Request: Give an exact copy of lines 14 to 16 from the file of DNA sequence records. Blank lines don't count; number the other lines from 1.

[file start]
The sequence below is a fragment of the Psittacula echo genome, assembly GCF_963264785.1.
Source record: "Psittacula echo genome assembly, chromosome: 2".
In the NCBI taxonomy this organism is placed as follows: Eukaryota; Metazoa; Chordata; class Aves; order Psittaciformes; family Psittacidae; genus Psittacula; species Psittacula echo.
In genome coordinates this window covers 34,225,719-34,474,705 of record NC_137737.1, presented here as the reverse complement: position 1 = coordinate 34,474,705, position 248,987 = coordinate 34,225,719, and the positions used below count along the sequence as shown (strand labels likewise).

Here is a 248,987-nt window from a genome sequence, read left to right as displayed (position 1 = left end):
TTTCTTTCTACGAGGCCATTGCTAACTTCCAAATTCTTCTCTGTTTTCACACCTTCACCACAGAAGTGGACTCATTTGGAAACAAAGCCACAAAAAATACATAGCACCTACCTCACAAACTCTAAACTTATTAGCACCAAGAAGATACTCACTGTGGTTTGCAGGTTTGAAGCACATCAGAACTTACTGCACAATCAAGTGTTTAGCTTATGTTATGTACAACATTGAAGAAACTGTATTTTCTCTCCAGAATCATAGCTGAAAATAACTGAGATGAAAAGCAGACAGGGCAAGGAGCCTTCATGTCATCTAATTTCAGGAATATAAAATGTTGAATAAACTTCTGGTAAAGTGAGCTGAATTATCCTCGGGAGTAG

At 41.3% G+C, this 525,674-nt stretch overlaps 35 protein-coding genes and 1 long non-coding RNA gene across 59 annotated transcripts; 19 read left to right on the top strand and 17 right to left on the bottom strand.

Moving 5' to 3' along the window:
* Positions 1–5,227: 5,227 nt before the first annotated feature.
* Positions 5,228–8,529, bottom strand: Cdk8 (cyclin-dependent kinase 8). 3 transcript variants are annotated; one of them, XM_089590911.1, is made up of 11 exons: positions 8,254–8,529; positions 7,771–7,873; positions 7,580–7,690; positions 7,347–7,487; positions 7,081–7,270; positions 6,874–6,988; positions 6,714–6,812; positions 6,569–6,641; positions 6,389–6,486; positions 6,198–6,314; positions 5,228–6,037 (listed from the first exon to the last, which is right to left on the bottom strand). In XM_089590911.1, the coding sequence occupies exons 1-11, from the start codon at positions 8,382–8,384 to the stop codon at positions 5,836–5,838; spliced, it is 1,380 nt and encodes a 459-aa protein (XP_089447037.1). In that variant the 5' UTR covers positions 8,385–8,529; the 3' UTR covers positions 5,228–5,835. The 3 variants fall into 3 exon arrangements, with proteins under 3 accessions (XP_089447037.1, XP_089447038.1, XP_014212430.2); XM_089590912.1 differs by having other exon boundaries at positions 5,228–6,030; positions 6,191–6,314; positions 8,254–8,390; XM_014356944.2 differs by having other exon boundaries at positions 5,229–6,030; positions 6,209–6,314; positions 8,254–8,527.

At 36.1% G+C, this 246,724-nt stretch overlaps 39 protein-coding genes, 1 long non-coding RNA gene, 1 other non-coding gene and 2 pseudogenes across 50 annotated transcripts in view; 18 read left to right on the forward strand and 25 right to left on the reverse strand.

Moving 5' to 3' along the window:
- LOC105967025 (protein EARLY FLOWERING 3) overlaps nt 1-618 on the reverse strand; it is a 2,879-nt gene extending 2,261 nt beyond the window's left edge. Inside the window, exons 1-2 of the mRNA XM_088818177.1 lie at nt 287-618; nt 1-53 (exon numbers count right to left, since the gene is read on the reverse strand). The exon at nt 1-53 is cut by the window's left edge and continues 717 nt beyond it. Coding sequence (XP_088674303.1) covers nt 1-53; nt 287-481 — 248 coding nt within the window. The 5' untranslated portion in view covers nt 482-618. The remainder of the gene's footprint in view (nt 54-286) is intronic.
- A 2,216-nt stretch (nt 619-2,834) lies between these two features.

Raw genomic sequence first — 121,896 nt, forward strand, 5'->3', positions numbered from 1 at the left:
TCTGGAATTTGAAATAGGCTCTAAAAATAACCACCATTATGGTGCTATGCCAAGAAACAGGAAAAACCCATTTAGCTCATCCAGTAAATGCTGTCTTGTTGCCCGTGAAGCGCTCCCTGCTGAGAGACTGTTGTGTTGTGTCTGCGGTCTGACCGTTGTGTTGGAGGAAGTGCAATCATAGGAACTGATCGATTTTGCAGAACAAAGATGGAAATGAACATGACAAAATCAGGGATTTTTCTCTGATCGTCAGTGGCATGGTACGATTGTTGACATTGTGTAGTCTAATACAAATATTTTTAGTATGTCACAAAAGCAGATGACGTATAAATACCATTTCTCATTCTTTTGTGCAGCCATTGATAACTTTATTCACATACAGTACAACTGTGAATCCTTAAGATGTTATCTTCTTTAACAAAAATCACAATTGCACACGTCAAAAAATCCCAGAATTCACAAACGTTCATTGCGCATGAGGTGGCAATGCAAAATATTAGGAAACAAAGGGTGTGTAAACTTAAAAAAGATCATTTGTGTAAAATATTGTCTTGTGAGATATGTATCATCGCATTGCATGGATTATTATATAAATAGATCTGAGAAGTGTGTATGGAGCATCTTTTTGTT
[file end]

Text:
- A 2,216-nt stretch (nt 619-2,834) lies between these two features.

Raw genomic sequence first — 121,896 nt, forward strand, 5'->3', positions numbered from 1 at the left:
TCTGGAATTTGAAATAGGCTCTAAAAATAACCACCATTATGGTGCTATGCCAAGAAACAGGAAAAACCCATTTAGCTCATCCAGTAAATGCTGTCTTGTTGCCCGTGAAGCGCTCCCTGCTGAGAGACTGTTGTGTTGTGTCTGCGGTCTGACCGTTGTGTTGGAGGAAGTGCAATCATAGGAACTGATCGATTTTGCAGAACAAAGATGGAAATGAACATGACAAAATCAGGGATTTTTCTCTGATCGTCAGTGGCATGGTACGATTGTTGACATTGTGTAGTCTAATACAAATATTTTTAGTATGTCACAAAAGCAGATGACGTATAAATACCATTTCTCATTCTTTTGTGCAGCCATTGATAACTTTATTCACATACAGTACAACTGTGAATCCTTAAGATGTTATCTTCTTTAACAAAAATCACAATTGCACACGTCAAAAAATCCCAGAATTCACAAACGTTCATTGCGCATGAGGTGGCAATGCAAAATATTAGGAAACAAAGGGTGTGTAAACTTAAAAAAGATCATTTGTGTAAAATATTGTCTTGTGAGATATGTATCATCGCATTGCATGGATTATTATATAAATAGATCTGAGAAGTGTGTATGGAGCATCTTTTTGTT